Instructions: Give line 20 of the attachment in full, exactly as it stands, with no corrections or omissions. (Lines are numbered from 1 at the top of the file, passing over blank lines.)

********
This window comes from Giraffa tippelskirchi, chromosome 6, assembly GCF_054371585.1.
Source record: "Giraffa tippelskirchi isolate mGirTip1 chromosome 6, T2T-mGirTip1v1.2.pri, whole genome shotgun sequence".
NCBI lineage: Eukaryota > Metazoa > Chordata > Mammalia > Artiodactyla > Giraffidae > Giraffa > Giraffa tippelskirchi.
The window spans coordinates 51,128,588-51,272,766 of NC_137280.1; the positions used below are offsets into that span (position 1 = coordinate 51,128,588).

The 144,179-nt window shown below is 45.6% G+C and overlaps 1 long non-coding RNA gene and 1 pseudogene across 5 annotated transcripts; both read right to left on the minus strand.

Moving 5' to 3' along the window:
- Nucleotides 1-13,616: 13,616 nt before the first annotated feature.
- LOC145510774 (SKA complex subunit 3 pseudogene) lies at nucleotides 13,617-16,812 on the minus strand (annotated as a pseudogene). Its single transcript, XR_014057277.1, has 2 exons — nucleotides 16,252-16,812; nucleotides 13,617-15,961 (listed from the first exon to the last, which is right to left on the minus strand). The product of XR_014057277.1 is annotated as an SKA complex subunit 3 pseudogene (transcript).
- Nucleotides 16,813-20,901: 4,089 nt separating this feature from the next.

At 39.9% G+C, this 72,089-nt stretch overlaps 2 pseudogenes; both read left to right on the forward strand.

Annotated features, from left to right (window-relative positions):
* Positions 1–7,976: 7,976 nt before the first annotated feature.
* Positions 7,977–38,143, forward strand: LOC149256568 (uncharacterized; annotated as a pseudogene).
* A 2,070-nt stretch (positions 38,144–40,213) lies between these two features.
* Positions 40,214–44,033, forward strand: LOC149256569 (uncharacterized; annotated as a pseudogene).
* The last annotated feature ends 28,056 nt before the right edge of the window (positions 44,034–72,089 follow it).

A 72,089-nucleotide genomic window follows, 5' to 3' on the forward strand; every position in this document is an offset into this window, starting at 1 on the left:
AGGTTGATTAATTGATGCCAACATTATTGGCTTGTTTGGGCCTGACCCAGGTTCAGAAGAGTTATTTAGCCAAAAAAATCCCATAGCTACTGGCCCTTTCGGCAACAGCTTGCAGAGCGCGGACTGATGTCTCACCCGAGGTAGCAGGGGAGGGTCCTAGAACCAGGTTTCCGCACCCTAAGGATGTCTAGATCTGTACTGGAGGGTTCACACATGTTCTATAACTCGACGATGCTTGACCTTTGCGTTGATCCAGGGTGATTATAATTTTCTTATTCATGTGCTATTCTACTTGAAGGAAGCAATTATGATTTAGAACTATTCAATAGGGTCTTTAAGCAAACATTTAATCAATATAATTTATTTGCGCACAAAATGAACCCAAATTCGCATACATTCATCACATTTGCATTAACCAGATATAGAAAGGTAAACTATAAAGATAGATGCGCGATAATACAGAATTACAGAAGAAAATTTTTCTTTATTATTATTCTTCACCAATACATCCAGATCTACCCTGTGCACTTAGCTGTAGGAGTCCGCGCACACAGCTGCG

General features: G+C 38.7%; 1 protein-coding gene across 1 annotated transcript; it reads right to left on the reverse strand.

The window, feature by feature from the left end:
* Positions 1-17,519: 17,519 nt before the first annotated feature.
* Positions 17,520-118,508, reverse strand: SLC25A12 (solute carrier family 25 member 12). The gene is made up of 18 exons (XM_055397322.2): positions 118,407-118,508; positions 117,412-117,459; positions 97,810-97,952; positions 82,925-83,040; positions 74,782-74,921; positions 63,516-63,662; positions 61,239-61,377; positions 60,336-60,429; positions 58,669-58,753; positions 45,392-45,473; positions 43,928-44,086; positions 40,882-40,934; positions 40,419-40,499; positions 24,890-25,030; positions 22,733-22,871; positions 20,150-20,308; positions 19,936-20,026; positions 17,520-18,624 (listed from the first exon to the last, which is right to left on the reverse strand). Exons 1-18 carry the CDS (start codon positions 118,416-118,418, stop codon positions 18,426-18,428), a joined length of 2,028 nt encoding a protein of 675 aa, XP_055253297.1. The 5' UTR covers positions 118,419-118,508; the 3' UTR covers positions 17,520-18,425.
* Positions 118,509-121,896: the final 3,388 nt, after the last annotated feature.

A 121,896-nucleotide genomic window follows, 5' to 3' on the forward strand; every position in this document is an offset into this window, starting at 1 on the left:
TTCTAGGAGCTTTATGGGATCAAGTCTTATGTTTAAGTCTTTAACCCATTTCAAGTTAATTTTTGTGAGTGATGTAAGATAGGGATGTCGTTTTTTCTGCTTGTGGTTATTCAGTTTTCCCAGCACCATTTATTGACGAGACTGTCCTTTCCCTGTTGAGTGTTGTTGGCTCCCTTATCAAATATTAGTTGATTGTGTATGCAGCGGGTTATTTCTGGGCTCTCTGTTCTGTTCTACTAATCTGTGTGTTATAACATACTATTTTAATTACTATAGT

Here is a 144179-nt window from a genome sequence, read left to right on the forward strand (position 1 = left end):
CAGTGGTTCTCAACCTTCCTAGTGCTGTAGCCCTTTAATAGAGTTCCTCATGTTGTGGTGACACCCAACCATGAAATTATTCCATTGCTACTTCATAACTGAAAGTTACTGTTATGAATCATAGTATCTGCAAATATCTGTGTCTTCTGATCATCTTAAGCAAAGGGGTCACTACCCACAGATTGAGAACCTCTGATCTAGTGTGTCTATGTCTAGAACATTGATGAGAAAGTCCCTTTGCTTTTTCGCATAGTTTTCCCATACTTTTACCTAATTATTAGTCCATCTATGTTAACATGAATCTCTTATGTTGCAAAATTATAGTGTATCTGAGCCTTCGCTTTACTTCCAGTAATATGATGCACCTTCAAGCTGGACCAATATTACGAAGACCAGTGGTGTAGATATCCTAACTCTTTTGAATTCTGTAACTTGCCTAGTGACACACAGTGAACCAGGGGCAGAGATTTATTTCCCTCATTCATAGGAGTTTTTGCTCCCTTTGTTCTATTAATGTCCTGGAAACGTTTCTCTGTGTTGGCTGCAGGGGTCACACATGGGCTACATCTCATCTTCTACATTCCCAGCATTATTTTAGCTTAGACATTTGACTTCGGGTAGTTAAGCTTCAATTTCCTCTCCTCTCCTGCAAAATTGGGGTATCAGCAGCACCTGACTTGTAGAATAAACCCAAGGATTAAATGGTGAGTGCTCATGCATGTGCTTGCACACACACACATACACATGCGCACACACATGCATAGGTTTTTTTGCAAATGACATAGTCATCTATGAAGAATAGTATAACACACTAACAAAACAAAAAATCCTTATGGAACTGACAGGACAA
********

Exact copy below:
The window, feature by feature from the left end: